Why do we have a 24 hour day cycle, and could we make it metric?
Kat just about found time to ask Stuart this question...
Stuart - So this is really interesting because itís actually an historical question. So historians have attributed this division of the day into 24 hours to the ancient egyptians. And the idea is they had 10 hours for the daytime, 10 hours for the nighttime, plus 2 hours each for the dusk and dawn, and thatís what formed the 24 hour clock. And thereís an idea that this might have been linked to the number of stars that astronomers were seeing in the night sky at the that time, that maybe there was around 12 stars that occur during different phases of the night. And thatís what gives us our 24 hour clock.
Kat - But where does the 60 minutes and 60 seconds come from?
Stuart - So that even more interesting. Itís not from the same place and so this idea of 60, this base 60 system. When I say base 60, I mean when we start counting from 0 to 59, thatís the number of digits that represent our time. That kind of goes back to the Babylonians and the idea that they were fascinated with this idea of 60 and weíre not too sure why but historians think, or people have speculated that itís due to the fact that 60 is a very good number for dividing into different fractions. And thatís the way the base 60 minutes and 60 seconds comes from.
Kat - Well would it work if we say had metric time. Would that be possible or just completely confusing for everyone?
Stuart - So itís important to specify what we mean by metric time. Our SI unit of time, the base unit that scientist use to measure time is the second and thatís standard.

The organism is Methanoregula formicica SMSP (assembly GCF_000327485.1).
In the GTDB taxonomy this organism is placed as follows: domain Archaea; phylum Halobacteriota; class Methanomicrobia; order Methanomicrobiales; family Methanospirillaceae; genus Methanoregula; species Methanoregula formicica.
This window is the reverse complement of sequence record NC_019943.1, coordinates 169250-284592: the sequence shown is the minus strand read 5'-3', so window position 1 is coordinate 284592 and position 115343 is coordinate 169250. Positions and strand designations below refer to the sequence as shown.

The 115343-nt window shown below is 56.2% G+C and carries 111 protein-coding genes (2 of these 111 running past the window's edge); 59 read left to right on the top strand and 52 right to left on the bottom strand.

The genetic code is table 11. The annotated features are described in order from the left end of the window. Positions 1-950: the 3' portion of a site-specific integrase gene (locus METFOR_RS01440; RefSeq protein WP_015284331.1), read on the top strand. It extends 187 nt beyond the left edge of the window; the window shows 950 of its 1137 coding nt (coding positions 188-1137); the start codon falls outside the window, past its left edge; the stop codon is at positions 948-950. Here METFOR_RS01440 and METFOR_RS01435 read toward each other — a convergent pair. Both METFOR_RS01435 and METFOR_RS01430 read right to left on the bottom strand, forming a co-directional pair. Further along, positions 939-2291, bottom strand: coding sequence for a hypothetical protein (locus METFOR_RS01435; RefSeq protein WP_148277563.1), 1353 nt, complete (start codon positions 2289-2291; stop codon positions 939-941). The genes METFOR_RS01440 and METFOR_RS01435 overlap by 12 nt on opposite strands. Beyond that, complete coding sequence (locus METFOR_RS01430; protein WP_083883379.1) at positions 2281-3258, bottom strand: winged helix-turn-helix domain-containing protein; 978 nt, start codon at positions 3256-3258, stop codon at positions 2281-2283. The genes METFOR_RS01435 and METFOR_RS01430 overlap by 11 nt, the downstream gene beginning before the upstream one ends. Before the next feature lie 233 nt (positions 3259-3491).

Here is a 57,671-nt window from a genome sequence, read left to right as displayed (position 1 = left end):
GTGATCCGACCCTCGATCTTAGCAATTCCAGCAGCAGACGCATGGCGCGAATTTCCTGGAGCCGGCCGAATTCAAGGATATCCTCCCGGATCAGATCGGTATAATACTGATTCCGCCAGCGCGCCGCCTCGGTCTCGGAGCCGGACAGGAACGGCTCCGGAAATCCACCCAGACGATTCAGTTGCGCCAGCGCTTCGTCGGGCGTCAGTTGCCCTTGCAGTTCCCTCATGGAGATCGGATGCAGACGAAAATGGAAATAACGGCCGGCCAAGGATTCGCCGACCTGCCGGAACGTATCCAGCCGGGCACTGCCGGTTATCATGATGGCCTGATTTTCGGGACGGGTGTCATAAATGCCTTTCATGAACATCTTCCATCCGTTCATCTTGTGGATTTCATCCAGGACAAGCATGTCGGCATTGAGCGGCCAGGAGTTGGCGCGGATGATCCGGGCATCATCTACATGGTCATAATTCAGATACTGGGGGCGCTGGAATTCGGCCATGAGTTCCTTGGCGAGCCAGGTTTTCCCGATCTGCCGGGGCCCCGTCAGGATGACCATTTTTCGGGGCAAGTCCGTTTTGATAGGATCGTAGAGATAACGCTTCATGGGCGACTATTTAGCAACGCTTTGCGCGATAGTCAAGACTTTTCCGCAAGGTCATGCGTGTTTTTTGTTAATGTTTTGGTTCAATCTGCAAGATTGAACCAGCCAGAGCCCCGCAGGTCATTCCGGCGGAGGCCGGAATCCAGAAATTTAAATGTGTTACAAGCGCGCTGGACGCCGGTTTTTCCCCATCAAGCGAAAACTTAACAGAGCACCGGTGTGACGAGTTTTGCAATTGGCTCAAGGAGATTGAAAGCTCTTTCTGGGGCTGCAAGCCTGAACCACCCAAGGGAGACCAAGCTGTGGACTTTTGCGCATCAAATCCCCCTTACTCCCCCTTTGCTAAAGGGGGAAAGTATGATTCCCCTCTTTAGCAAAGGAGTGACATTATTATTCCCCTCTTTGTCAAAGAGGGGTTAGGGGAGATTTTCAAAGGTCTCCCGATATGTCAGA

Kat - You get milliseconds though. So thatís going from base to into decimal.
Stuart - Yes, so that is already a metric, a decimalised form of time and thatís commonly used throughout the sciences because itís easy to work with; we like counting to ten. And actually itís a real problem because if you think about how computers work, which are reliant on date and time, how to record that on a computer is a really challenging problem. So a lot of systems, in particular ones that are based on an architecture called Unix, use a specific point thatís the start of time. They use January 1st, 1970Ö
Chris - 1970. And thatís what lead to the millennium bug, wasnít it?
Stuart - Itís one of the reasons. The millennium bug specifically was about what happens when the programmes were being a bit lazy and only recorded the last two digits of the date, like 00 or 01. But actually, thereís a proposed problem coming up in 2038 which is where, basically, we ran out of space to store the number of second since 1970, which is how computers count time.
Chris - So what will they do about the Unix time stamp problem then when potentially run out of space? Is there a new solution to surmount that?
Stuart - Yes. So the problem is down to basically how much space you allocate in the computer to count the number of seconds. So what Unix time means is that the computer is just counting from zero seconds (1st January, 1970) up to the current time in seconds and that has itís own problems because, actually, the solar year and the solar times are all complicated. Thereís leap seconds, we need to adjust for the rotation of the earth moving - itís a very complicated issue. But what you can do, of course, is just redesign your system and if you implement, basically, software updates. Thatís what you need to do - update your system - very important.
They might metricize the day after they get rid of the QWERTY keyboard, but very likely not sooner. Atomic-S, Fri, 12th Feb 2016
I think we will sooner go from decimal to duodecimal number system. chiralSPO, Fri, 12th Feb 2016